SpiceJet has been sued for over $27mn in a UK court by lessors over unpaid aircraft leases and fees. BOC Aviation and Wilmington Trust Services are suing the Indian low-cost carrier over not paying fees for six 737s. SpiceJet has reportedly not paid leases on the three 737 MAXs since its grounding in April 2019.
Two Ireland-based aircraft lessors, BOC Aviation and Wilmington Trust Services are suing SpiceJet for not paying aircraft fees. BOC has leased SpiceJet three 737-800s while Wilmington has leased them three 737 MAX 8s. According to the court filing, seen by the MumbaiMirror, the unpaid fees with interest amount to $27.9 million.
The filing also gives an insight into how much SpiceJet pays for its aircraft leases. For a 737-800, the airline has to pay $220,000 per month to BOC Aviation. For the newer 737 MAX 8, SpiceJet roughly pays $341,800 per month to Wilmington. Lease figures are typically shrouded in secrecy and rarely seen in public, however, this is an exceptional circumstance.
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SpiceJet has reportedly been making late payments since August 2019 and has not made payments since April for its 737-800s. The airline has also not paid leases for the 737 MAX 8 since the type was grounded worldwide in April 2019, a shocking move. SpiceJet has been hit hard by the current crisis, reporting heavy losses in the last year.
Fees adding up
Aircraft leases also come with a component of interest, which means the figure SpiceJet owes grows every day. The decision to not pay for its 737 MAX lease comes as SpiceJet is awaiting compensation from Boeing for the year of grounding. The lessor’s decision to sue the airline comes after months of notices and follow-ups for payment of the leases.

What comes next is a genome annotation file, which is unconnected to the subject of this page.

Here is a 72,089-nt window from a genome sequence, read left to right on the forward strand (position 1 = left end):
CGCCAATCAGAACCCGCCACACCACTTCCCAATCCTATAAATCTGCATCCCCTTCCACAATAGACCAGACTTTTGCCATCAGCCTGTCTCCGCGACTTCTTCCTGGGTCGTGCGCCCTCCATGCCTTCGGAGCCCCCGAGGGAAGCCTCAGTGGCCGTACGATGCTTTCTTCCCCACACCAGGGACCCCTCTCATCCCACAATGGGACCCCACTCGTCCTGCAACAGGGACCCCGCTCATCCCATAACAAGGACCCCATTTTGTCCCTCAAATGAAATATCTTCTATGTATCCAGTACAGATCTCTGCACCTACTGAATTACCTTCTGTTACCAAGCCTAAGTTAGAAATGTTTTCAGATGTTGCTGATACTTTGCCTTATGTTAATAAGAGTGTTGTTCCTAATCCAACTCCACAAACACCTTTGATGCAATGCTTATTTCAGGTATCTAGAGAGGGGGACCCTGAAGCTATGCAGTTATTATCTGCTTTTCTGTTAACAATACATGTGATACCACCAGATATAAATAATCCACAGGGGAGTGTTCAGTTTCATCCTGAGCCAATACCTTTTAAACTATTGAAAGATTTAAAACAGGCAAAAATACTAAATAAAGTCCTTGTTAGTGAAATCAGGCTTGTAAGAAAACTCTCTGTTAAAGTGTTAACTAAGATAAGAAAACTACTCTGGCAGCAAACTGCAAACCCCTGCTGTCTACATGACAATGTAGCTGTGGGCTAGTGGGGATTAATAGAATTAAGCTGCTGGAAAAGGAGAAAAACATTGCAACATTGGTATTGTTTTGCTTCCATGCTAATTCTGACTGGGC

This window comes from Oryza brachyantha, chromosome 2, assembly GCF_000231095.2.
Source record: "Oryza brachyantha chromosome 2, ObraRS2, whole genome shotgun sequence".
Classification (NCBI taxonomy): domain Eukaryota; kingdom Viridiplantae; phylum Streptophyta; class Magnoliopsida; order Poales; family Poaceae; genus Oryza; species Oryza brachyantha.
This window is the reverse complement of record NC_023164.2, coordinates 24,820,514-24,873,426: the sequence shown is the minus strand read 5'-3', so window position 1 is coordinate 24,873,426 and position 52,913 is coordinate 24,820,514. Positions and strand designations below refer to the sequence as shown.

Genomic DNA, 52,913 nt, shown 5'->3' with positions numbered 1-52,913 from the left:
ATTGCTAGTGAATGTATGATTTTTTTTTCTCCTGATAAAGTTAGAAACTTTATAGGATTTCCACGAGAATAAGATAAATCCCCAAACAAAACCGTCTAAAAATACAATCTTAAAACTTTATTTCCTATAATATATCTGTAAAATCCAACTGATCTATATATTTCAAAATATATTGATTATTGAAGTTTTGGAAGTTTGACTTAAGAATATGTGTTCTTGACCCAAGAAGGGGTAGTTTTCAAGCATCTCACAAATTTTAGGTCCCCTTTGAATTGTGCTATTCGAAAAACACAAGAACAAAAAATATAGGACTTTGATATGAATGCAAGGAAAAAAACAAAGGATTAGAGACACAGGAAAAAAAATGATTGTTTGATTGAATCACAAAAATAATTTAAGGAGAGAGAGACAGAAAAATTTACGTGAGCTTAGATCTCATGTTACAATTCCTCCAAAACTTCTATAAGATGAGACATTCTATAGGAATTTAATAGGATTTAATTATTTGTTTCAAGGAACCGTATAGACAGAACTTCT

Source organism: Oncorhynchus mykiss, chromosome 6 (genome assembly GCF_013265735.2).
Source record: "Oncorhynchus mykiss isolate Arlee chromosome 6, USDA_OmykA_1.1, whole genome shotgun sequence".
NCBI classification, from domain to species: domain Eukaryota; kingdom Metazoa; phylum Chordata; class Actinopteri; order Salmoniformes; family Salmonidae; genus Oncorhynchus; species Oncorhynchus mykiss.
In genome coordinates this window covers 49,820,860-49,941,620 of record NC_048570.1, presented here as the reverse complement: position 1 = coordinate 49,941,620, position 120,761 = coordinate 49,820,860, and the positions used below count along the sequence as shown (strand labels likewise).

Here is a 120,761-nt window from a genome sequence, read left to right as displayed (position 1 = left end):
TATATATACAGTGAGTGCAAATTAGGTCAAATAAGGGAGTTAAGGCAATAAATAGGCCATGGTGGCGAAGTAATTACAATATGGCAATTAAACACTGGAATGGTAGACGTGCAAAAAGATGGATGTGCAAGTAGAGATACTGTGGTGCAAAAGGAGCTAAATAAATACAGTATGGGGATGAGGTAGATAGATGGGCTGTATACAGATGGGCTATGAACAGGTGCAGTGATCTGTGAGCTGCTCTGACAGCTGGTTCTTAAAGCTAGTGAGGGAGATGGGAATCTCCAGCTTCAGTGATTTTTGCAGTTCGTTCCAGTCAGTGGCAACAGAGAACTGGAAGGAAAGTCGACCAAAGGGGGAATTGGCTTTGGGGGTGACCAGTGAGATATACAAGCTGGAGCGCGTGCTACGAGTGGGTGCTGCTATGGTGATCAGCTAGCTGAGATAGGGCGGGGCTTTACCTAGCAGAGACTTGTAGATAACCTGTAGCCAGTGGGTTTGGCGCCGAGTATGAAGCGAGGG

SpiceJet will respond to the court on October 19th and the case will proceed in the coming weeks. The airline has an all-737 fleet, with a massive order for the new 737 MAX. Lessors do have the right to repossess their aircraft from the airline, but still require the payment of outstanding fees.
London flights soon
The low-cost airline is facing multiple legal challenges, with Bombardier suing the airline in March and long-standing dispute with the previous owners. All of this comes as SpiceJet continues to rapidly expand operations, starting flights to London in the winter and leasing widebody cargo aircraft.
The coming months will be difficult as SpiceJet fends of struggling demand and an array of legal challenges. The airline is also running low on cash which means losing any legal challenge could further stress the airline’s finances.
Despite all this, SpiceJet is still optimistic about the future, launching long-haul routes and hoping its 737 MAX fleet back into service this year.
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